Chicago Sun-Times Editorial Board questionnaire responses

Richard Wooten

Office running for: Alderman, 6th Ward

Political/civic background: Candidate for Alderman 6th Ward 2011 Candidate for State Representative 2012

Occupation: Chicago Police Officer

Education: Bachelor's degree 

Campaign website:  citizensforwooten.com




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1) City Pensions

Q: Chicago's fire and police pensions are greatly underfunded, and the city is required by the state to make a $550 million payment into the pension funds by the end of 2015. Do you support restructuring the pension systems, inevitably reducing benefits, to put the funds on sound financial footing?
Yes or No:
No
Please Explain:
The Illinois Constitution, in surprisingly plain language, says that pensions and benefits cannot be reduced. Courts have ruled attempts by the state and others to reduce pensions and benefits to be unconstitutional.
Additionally, as a proud union member (Fraternal Order of Police Lodge 7), I have made my pension contributions as promised, as have all of the other public employees.
The pension systems are in trouble largely through bad decisions made by politicians. In the city’s case, for several years, the Daley Administration did not make the proper annual payments
into the system. This has been commonly referred to as “kicking the can down the road.” In addition, in several of the pension funds, bad investments were made, again by politicians or their appointees. Police officers, firemen, teachers and others should not be forced into poverty because of the bad decisions of politicians.
I might be inclined to support reductions in pensions and benefits if organized labor is at the table, instead of an Administration making unilateral decisions and forcing down the unions’ throats.

Q: Chicago's pension systems for municipal workers and laborers already have been restructured, reducing benefits, but the city has yet to identify where it will find the revenue to sufficiently fund those systems. Under what circumstances would you support a property tax increase to raise the needed revenue for the fire and police pensions and/or the municipal workers and laborers pensions?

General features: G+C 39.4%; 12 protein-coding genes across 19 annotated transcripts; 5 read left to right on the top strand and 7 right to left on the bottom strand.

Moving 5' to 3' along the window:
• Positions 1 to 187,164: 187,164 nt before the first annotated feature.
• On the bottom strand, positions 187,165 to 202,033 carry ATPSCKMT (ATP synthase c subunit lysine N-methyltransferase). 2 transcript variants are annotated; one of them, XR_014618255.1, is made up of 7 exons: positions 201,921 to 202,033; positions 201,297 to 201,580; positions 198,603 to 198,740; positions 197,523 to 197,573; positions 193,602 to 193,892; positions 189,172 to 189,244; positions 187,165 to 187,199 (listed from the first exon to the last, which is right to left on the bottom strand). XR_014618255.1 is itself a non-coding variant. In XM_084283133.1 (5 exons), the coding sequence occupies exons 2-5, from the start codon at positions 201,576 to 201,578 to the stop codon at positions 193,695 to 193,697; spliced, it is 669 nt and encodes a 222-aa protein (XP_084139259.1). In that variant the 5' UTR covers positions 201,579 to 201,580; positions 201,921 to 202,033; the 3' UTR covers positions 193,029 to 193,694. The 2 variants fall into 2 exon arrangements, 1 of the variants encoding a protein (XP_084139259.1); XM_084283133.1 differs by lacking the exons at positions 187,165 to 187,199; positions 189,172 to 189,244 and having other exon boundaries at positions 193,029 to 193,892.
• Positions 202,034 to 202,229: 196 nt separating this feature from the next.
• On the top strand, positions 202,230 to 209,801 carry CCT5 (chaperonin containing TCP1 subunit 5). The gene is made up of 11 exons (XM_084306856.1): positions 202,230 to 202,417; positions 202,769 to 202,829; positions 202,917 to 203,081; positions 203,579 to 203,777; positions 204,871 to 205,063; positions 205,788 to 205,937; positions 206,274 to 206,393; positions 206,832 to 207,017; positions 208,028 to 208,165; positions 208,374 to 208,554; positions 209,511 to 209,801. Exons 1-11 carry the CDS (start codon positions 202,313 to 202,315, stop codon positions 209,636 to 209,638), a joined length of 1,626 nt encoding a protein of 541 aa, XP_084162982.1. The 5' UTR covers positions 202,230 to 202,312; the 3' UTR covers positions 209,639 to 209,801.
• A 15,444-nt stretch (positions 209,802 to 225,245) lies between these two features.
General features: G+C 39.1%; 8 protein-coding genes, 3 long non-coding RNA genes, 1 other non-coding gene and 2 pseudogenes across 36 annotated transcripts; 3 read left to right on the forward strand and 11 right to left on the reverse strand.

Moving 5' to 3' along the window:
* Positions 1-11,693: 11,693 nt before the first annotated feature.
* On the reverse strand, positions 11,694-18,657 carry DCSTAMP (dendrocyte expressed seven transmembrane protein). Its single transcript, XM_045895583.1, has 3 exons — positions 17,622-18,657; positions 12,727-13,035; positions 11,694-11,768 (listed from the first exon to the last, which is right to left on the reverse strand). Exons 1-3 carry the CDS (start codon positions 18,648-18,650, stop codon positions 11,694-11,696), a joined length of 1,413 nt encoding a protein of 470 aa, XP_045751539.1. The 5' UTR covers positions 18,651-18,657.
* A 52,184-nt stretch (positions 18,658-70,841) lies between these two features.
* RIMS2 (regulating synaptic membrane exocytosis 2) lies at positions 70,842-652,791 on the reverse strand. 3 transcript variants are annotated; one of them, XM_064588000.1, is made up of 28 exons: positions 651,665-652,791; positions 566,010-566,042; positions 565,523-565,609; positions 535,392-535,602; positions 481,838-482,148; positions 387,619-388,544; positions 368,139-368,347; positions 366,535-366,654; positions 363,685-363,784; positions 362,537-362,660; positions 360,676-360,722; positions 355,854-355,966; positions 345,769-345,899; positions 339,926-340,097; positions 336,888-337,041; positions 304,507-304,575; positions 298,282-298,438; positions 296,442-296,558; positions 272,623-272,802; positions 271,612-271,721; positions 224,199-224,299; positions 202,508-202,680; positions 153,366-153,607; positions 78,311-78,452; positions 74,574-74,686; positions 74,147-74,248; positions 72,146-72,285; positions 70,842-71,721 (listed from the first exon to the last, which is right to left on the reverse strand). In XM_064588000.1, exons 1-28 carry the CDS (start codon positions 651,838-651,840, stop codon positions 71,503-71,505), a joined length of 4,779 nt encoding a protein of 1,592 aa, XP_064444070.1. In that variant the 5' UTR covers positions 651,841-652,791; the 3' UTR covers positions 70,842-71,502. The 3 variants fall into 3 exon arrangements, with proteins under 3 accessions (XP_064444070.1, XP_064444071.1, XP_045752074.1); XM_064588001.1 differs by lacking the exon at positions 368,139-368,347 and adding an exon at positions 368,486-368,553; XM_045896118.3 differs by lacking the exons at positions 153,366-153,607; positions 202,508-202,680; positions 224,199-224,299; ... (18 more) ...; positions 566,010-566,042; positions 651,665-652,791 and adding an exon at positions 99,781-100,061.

A: I do not support a property tax increase and one should be considered only as a very last resort. The restructuring of the pension systems has been recently challenged in court and if the judicial rulings are consistent, it will be struck down. The Administration successfully negotiated pension reform with the unions representing the Park District and others. That is the way we should proceed with pension reform-with all stakeholders at the table.

2) Chicago Public Schools pensions

Q: Large and growing payments required to keep the Chicago Teachers’ Pension Fund solvent are squeezing CPS' budget, forcing cuts elsewhere and limiting investment. The Chicago Board of Education has increased property taxes, but it is not enough to keep up with the high annual costs. What measures do you support to ensure a solvent retirement system and to improve the district's finances?

A: Again, the Administration should lead on this issue with reasonable negotiations with the Chicago Teachers Union either as part of the new contract, or after agreements on wages and working conditions are agreed upon. If restructuring is to occur, in order to be constitutional, it must be done with labor at the table. Any other process is simply spinning our wheels until it is struck down by the courts.

3) Revenue

Q: In light of the financial issues discussed above, do you support any or all of the following measures, each of which would require, at a minimum, approval by the Illinois Legislature?
* A statewide expansion of the sales tax base to include more consumer services
Yes or No:

Yes, but only if were statewide. Also before saying yes unconditionally, I would need to know the particulars-such as which services would be taxed and at what rate.
* A tax on non-Chicago residents who work in the city
Yes or No:
Yes
This tax makes more sense with the raise in the minimum wage. If suburbanites are going to come into the city and take those jobs from struggling families who finally have a chance to get ahead, then they may as well pay a tax for that.
* A tax on electronic financial transactions on Chicago’s trading exchanges, known as the “LaSalle Street tax”
Yes or No:

YES
Please explain your views, if you wish, on any of these three revenue-generating measures.
In order for this to tax to happen, state law would have to be changed. However, it’s time that everyone begins pulling their weight in these economic challenging times. This tax could generate new revenue of Billions of Dollars to the city budget that could help with the funding of the underfunded city pensions without the consideration of increasing property taxes.

4) Crime

Q: Do you support hiring more police officers to combat crime and gun violence in Chicago?
Yes or No:
Yes
Please explain:
As a decorated twenty-one year veteran of the Chicago Police Department, I deal with crime on an every day basis. Those of us on the street every day know we need more help. More than that though, I am in favor also of a more diverse police force. Commanders should have the option, when they need to send additional officers to geographic areas, of sending officers who accurately reflect the people in that area.